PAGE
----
Human papillomavirus (HPV) infection is a necessary event in the carcinogenesis of cervical cancer. However, only a small fraction of women infected with high-risk HPV types will eventually progress to high-grade intraepithelial lesions and cervical cancer. High-parity, long-term oral contraceptive pill (OCP) use, smoking, and coinfection with other sexually transmitted diseases are the most consistently identified cofactors in cervical carcinogenesis.1–3
Oral contraceptive use is associated with invasive cervical cancer. The international collaboration of epidemiological studies of cervical cancer (International Agency for Research on Cancer) showed that for current users of OCP, the risk of invasive cervical cancer increased with increasing duration of use with a relative risk of 1.90 (95% confidence interval [CI] 1.69–2.13) for 5 years or more. This increased relative risk returned to normal after stopping OCP use for 10 years or more.4 Although OCPs are defined as a risk factor for cervical cancer, there is no evidence for an association with HPV positivity.5
Despite the lack of proof for a relation between OCP use and HPV positivity, there are indications that hormonal factors might influence HPV detection. The detection of HPV related to a woman's last menstrual period (LMP) has been examined in a number of studies. Some studies found a relation between the LMP and HPV detection. However, their results were not concordant because they found different phases of the menstrual cycle to be optimal for HPV detection.6–9 On the other hand, studies that found no relation between HPV detection and the menstrual cycle suggest that only the sampling technique or the materials used may affect HPV detection.10–12 These studies on HPV prevalence and LMP are summarized in Table 1.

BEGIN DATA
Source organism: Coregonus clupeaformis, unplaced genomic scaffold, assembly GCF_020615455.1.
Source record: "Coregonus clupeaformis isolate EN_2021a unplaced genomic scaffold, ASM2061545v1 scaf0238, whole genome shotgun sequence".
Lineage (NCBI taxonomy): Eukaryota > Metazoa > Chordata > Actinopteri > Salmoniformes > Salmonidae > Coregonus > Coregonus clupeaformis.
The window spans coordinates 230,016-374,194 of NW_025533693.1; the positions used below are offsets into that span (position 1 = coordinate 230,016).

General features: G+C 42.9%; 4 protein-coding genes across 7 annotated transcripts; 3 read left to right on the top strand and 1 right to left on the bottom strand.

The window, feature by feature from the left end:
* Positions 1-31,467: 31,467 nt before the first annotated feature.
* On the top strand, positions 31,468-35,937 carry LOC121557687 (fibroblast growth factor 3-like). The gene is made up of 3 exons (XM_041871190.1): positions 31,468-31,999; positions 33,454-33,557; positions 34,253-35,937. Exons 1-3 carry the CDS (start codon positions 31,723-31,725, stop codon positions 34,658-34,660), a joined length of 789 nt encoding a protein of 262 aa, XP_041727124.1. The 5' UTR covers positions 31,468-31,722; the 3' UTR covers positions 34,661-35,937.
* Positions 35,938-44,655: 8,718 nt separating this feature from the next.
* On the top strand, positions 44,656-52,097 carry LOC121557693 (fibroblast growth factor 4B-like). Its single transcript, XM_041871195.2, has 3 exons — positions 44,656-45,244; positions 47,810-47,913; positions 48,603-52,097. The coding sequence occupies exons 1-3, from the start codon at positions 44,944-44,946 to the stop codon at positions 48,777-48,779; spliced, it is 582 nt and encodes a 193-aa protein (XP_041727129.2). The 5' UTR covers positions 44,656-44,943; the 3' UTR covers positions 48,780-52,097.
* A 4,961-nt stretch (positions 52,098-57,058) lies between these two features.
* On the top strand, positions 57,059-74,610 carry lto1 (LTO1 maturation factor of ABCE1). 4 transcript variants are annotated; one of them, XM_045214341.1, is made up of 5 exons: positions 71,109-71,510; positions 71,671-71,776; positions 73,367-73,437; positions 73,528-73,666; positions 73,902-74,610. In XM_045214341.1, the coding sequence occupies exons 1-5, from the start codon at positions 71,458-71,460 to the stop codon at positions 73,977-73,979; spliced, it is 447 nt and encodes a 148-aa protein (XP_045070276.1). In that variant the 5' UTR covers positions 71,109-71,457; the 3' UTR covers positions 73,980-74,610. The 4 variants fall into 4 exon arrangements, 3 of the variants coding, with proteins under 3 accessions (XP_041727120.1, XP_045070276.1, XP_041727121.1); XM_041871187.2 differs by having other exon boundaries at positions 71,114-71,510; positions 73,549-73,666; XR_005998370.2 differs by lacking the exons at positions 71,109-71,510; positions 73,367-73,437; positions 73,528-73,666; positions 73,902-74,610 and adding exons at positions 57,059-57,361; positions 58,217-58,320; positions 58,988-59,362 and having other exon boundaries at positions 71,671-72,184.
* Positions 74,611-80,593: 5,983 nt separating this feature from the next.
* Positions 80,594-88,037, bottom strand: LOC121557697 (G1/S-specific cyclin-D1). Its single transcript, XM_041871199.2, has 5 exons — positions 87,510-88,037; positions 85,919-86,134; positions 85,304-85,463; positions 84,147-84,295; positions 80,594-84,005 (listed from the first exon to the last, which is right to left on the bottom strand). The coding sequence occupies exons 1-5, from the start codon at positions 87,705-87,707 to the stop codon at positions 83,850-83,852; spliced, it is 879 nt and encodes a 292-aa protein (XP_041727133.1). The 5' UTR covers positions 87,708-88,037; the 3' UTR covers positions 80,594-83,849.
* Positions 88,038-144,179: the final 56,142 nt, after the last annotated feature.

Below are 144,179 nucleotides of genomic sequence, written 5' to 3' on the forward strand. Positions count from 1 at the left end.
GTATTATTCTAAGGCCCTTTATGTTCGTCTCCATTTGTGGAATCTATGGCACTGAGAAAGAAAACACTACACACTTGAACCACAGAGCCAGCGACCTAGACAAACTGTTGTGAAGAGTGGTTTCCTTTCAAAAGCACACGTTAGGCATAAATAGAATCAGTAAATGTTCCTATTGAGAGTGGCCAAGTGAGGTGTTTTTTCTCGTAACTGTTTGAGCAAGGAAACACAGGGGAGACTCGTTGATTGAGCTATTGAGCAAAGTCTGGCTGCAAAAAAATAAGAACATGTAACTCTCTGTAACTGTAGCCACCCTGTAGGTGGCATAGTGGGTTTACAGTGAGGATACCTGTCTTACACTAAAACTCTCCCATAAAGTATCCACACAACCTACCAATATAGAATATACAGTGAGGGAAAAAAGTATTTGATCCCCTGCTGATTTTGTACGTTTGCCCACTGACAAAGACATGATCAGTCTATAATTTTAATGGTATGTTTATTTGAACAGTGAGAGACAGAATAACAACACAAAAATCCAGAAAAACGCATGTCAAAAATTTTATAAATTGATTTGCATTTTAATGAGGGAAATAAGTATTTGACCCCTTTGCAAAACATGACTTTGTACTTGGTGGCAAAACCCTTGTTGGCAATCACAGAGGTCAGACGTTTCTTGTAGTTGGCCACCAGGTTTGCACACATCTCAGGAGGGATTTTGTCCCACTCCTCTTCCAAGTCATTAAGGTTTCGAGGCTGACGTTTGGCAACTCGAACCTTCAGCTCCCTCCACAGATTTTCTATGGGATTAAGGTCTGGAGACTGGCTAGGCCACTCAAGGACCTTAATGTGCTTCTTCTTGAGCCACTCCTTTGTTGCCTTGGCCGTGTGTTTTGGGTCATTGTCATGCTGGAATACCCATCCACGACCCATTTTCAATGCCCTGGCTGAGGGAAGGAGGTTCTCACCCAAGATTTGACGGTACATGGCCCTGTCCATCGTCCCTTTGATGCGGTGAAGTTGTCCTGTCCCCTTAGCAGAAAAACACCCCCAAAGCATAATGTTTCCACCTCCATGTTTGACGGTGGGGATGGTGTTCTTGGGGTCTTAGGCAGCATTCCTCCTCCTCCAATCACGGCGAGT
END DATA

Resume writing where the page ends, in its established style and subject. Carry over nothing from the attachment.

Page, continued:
The mucosal immunity of the female genital tract, which is influenced by immunoglobin, cytokines, and reproductive hormones, may explain this possible effect of the menstrual cycle on HPV detection. Exogenous and endogenous hormones increase the production of immunoglobin-producing cells in cervical secretions.13 Total immunoglobulin (Ig) A and IgG levels were higher in OCP users than in women with a natural menstrual cycle (nonusers).13,14 In OCP users, the immunoglobin titer in the cervical mucus is lowest during the week OCP use is stopped and increases with the start of use, whereas in nonusers, the IgA and IgG levels were highest during the follicular phase and lowest around ovulation.13–15 These patterns in Ig levels during the menstrual cycle suggest an important role for reproductive hormones in the regulation of mucosal immunity.14
Because the use of OCP is associated with an increased relative risk of cervical cancer, we expect that the prevalence and persistence of high-risk HPV is higher in women using OCPs compared with nonusers. According to a previous study from our group,8 we would expect to find a higher high-risk–HPV detection rate in the second week of the menstrual cycle in nonusers. Whether fluctuating Ig levels truly influence HPV detection and the mode of this potential influence needs to be explored. When OCP use and sample timing within the menstrual cycle do affect HPV detection, this may have implications in the future as HPV testing using self samples becomes an important tool in cervical cancer screening programs. We analyzed cervicovaginal self samples and questionnaires of a large population of young, unscreened women to estimate any potential influence from OCP use and sample timing within the menstrual cycle on HPV detection. Additionally, we investigated the HPV prevalence, incidence, and persistence in this group of young, unscreened women. Furthermore, we investigated the potential difference in the HPV prevalence, incidence, and persistence between OCP users and nonusers.
METHODS AND MATERIALS
Study Population and Study Design